The hottest season in the western lowlands comes in April to June with temperatures reaching 40 degree-C (100 degree-F). December is the coldest month, as temperatures drop to 10-12 degree-C. (50 to 55 degree-F), but there are dramatic temperature differences here between day and night through out the year. The rainy season is similar to that of the central plateau, though lighter and less frequent out side the Gash region, but the flooding from highland run-off is common in July and August.

Nature

Plant Life: The eastern lowlands offer rolling acacia woodland, brush land and thicket, semi-desert vegetation and mangrove swamp. Kassod and flame trees line the roads to many coastal towns.

The central highlands are dominated by juniper and wild olive as well as several species of acacia. East African laburnum, native hops and eucalyptus are common along the roadsides and on steeply terraced hillsides.

The Semenawi Bahri(Eritrea’s Green Belt) slopes northeast of Asmara are the most thickly forested in Eritrea and have remnants of dense evergreen and tropical woodland. Southeast of Asmara, one finds majestic sycamores, such as that pictured on the five Nakfa note.

The western slopes are doted with baobab, brush and tamarisk trees. This gives way to woodland savanna, brush land and thicket in the Barka and Gash plains, which are broken up by dense groves of doum palm along the seasonal river beds.

Mammals and reptiles: Eritrea was once home to a broad array of animal life, but war, colonial land seizures and the destruction of much of the forest cover drove many animals away. However, there has been resurgence in the wild life population since independence, helped by strict prohibitions on hunting.

Common sightings today include vervet monkeys, baboon, gazelle, hare, fox, mongoose, wild cat, squirrel and warthog. Dikdiks and Dorcas gazelle are often seen along the coast. Less frequently observed but present are elephant caracal, serval, oryx, crocodile, greater kudu and hartebeast. The endangered wild African ass can also be found, though rarely.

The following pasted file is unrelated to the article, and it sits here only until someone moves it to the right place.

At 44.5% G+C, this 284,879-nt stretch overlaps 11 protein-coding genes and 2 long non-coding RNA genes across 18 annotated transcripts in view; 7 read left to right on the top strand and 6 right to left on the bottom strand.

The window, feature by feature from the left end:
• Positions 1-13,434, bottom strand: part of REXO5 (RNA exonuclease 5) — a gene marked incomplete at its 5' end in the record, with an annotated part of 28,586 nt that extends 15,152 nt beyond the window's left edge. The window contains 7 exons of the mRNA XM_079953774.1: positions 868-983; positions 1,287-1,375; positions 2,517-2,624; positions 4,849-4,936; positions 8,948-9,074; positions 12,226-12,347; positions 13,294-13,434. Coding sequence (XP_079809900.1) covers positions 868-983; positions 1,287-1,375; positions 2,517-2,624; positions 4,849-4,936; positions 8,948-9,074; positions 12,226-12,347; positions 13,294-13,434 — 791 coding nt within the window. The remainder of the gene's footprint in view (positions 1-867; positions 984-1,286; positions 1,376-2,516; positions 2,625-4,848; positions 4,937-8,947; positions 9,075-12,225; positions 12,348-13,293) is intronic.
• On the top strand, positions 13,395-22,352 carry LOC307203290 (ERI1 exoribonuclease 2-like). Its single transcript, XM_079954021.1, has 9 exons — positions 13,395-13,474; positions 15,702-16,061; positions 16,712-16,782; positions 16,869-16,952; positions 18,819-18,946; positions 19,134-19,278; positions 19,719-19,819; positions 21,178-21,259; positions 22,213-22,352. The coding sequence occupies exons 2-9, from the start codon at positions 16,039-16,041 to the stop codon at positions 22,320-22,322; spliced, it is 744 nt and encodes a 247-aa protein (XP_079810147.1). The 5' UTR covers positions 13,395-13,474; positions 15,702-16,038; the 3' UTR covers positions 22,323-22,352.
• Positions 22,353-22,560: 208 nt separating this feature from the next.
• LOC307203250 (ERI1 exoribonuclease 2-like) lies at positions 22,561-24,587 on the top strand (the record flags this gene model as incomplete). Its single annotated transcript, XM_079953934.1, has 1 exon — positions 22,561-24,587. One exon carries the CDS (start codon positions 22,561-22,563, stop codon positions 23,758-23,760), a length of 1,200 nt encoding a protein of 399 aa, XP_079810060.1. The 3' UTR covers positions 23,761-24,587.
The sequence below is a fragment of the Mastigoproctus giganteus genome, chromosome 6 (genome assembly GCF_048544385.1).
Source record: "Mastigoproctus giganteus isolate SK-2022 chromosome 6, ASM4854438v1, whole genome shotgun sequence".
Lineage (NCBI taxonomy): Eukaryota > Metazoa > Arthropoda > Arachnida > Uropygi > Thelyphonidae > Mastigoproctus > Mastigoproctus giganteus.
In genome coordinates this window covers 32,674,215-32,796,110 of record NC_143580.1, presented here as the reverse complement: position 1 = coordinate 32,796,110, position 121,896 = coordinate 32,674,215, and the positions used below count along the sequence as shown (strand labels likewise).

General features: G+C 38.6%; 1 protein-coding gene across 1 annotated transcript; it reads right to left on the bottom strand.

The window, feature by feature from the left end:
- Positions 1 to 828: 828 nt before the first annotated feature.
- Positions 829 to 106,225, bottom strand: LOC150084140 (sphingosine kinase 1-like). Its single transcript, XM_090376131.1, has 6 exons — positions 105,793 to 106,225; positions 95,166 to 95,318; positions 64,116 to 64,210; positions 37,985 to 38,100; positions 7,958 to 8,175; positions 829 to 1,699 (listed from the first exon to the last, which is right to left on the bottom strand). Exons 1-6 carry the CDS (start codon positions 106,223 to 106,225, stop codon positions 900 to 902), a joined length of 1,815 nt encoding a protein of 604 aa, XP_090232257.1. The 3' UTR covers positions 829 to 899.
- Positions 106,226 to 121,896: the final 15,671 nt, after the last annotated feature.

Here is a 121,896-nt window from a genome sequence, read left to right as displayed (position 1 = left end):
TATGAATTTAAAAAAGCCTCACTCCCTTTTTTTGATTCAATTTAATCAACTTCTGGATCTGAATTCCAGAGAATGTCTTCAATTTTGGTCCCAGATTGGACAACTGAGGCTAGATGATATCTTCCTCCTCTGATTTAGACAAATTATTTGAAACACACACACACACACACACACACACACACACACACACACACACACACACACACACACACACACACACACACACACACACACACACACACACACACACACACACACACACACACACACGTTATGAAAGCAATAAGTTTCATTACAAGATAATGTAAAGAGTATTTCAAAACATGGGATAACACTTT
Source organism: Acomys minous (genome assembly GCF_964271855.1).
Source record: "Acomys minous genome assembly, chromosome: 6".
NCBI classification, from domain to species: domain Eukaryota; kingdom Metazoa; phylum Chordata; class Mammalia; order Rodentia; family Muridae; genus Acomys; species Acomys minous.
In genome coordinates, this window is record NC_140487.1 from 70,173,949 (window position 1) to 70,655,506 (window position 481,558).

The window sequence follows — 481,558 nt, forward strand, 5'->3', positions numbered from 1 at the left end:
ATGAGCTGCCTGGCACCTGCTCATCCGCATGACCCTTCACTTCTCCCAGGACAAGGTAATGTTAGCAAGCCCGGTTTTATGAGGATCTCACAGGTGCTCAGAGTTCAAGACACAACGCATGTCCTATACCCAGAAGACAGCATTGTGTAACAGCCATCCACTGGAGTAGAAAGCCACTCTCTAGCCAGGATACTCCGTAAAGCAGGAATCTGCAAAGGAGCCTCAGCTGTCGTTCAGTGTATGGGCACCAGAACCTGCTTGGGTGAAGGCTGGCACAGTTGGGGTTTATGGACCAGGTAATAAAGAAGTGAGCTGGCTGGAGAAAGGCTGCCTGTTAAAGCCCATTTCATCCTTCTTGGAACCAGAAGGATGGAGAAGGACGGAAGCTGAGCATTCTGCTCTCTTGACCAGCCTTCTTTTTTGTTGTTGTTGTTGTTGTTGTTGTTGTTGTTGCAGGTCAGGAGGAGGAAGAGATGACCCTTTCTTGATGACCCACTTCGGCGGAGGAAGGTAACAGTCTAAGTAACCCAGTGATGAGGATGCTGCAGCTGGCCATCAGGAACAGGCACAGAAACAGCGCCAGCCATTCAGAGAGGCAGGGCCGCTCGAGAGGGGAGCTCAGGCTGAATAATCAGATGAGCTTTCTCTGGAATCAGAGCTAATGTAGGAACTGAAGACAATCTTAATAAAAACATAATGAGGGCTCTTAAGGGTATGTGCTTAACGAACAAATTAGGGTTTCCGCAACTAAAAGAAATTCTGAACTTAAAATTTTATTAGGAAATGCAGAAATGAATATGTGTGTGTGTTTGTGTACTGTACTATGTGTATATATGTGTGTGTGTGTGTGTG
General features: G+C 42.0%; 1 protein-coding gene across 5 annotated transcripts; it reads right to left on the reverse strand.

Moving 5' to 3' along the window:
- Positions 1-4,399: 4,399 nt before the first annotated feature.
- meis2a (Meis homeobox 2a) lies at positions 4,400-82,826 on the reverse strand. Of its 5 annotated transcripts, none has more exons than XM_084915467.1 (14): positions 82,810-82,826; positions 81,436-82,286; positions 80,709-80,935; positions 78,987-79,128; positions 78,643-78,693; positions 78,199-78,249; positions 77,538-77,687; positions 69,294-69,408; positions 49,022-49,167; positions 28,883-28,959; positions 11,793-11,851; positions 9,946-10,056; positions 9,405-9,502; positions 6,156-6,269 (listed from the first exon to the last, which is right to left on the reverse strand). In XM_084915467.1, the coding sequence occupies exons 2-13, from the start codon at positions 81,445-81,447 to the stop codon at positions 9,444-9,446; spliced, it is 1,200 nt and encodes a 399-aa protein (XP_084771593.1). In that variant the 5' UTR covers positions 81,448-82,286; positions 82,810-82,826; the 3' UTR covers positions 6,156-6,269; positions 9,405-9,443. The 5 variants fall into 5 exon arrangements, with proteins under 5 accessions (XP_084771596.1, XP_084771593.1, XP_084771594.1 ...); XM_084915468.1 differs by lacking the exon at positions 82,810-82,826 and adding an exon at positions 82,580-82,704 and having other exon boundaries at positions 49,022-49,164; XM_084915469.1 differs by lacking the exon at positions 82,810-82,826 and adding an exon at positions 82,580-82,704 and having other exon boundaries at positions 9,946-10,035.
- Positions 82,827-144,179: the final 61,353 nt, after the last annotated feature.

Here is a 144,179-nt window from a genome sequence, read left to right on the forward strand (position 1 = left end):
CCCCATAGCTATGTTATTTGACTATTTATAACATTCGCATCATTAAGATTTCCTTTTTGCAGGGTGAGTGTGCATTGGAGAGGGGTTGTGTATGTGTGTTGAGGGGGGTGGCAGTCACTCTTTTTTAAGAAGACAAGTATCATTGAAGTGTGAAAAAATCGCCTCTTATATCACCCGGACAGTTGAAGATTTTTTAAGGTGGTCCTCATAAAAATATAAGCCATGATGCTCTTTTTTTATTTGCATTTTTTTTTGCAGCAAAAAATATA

Birds: Eritrea hosts an abundance of bird life with its varied habitats, some resident year-round, others seasonal. A total of 537 species have been identified, including the rare blue saw-wing.

The mostly uninhabited Dahlak islands, with their rich feeding grounds attract osprey, gulls, tern, boobies, ibis and wild flamingo, among many other endemic and transient species.

The moist forests of the Semenawi Bahri slops are home to bush shrikes, francolins, sunbirds, tropical boubou and crimson toraco, as well as canaries, trogon, catbirds and hornbills, among scores of others. One small lake near Asmara is frequented by blue-winged goose, Rouget’s rail and the Abyssinian longclaw.Ostrich are increasingly common along the coast and in the western plains, as are African firefinch, scrub robin and spotted sand grouse, among others. Hundreds of species of birds also migrate through Eritrea in the autumn and spring.

Marine Life: Marine ecosystems include coral reefs, sea-grass beds and mangrove forests. Patch coral extends around many of the islands and can be found in rich concentrations along the northern coastline.

Five species of marine turtle have been identified (green, hawksbill, leatherback, loggerhead and Ridley), and several species of dolphin are common, especially around the Dahlak islands. Whales have also been seen, along with the endangered dugong, or sea cow, which can be found in island waters and along the northern coast.